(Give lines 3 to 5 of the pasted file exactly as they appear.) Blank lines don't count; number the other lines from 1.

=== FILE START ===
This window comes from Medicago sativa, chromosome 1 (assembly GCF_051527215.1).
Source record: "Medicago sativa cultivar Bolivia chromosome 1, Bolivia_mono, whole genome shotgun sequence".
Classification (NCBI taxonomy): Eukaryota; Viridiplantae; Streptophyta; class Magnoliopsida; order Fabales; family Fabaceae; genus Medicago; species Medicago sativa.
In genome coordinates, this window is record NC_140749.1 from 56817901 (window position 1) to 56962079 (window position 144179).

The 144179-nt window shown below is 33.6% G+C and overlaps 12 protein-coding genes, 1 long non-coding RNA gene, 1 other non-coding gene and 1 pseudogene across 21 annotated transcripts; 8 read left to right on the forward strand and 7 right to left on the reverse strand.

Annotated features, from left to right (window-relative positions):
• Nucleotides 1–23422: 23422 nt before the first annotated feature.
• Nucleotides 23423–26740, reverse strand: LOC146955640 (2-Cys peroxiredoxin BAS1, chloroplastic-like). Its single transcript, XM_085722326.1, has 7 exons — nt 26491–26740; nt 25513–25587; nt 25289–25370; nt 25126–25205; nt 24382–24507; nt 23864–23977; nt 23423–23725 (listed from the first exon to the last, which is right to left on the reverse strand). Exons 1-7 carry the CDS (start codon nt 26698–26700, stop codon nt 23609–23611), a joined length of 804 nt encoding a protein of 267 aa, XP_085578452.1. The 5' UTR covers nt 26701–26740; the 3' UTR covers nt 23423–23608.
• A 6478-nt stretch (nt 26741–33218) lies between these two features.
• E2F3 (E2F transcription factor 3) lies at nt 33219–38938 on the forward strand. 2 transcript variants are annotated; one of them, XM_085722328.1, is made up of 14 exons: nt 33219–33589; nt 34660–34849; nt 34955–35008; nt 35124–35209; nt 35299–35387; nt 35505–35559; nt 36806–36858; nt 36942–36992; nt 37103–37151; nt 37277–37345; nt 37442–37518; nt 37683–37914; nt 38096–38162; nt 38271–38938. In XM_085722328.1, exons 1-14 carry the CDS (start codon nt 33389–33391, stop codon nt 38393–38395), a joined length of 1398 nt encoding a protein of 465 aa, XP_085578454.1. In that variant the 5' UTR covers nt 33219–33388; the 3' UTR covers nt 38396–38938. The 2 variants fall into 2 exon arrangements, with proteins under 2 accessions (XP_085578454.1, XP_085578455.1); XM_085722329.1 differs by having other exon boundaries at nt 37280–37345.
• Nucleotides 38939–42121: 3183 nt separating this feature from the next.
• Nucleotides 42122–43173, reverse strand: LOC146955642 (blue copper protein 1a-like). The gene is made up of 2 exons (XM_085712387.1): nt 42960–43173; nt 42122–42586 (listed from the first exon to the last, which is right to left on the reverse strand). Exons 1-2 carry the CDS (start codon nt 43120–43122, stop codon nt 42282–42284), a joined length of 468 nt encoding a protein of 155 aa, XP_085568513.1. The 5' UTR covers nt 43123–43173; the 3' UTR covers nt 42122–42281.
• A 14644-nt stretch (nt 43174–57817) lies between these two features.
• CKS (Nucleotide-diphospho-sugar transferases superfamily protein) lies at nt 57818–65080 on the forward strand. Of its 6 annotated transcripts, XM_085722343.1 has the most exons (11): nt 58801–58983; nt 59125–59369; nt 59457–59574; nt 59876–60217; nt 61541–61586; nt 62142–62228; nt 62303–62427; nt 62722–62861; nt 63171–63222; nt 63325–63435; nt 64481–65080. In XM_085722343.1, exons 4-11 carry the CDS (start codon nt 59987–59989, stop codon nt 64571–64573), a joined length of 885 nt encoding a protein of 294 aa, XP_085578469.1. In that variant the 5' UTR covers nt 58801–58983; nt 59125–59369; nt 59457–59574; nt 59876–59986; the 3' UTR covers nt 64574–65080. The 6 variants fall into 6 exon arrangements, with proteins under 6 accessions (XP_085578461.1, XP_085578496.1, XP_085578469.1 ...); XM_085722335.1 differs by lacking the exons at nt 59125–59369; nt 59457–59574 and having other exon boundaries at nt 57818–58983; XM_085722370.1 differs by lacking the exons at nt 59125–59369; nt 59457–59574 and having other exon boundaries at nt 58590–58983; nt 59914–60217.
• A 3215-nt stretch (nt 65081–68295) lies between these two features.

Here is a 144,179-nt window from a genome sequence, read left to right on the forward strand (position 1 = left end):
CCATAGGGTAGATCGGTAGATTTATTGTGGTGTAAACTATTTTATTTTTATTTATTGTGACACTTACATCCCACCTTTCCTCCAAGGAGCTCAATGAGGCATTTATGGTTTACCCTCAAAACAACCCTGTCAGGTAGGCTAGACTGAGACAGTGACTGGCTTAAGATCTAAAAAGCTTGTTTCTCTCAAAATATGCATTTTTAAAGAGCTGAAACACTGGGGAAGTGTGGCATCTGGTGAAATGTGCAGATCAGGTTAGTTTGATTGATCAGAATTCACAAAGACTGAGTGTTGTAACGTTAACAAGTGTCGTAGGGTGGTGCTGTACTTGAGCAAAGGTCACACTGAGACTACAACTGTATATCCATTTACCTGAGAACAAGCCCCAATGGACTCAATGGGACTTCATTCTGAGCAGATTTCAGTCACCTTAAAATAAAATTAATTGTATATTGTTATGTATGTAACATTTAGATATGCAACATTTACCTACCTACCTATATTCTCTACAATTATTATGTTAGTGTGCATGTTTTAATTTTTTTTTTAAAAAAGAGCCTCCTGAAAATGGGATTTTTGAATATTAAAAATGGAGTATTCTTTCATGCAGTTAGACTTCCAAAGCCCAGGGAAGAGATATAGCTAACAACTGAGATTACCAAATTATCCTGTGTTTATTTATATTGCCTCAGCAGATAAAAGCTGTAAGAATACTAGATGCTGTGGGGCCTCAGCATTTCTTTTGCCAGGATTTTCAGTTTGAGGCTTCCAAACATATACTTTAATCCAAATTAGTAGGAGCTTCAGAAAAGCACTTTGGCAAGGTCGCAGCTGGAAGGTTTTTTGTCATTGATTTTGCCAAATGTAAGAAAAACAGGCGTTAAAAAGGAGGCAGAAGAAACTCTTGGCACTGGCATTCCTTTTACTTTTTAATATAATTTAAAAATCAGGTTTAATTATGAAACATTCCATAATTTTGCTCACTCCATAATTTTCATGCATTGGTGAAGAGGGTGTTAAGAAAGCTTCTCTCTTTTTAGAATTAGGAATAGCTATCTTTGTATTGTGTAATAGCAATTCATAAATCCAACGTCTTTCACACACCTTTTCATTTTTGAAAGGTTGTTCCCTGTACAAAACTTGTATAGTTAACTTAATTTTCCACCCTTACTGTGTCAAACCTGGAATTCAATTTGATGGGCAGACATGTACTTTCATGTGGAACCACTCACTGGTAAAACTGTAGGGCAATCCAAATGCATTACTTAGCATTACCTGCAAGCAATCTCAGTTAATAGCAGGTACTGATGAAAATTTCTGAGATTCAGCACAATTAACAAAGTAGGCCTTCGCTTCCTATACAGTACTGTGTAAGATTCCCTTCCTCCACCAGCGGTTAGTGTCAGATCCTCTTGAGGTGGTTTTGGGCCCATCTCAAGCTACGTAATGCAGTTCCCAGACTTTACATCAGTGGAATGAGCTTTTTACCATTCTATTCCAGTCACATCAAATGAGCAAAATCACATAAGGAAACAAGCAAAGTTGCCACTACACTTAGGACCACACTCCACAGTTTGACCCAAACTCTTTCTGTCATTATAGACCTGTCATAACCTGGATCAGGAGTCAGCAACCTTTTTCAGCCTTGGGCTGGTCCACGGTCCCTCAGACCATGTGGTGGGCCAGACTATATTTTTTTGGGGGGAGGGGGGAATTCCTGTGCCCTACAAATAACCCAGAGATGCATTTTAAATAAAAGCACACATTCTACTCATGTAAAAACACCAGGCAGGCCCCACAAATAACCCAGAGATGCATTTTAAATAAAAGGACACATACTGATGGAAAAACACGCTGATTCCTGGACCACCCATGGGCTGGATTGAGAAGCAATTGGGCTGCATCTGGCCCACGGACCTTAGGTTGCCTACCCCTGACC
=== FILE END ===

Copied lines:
Classification (NCBI taxonomy): Eukaryota; Viridiplantae; Streptophyta; class Magnoliopsida; order Fabales; family Fabaceae; genus Medicago; species Medicago sativa.
In genome coordinates, this window is record NC_140749.1 from 56817901 (window position 1) to 56962079 (window position 144179).

The 144179-nt window shown below is 33.6% G+C and overlaps 12 protein-coding genes, 1 long non-coding RNA gene, 1 other non-coding gene and 1 pseudogene across 21 annotated transcripts; 8 read left to right on the forward strand and 7 right to left on the reverse strand.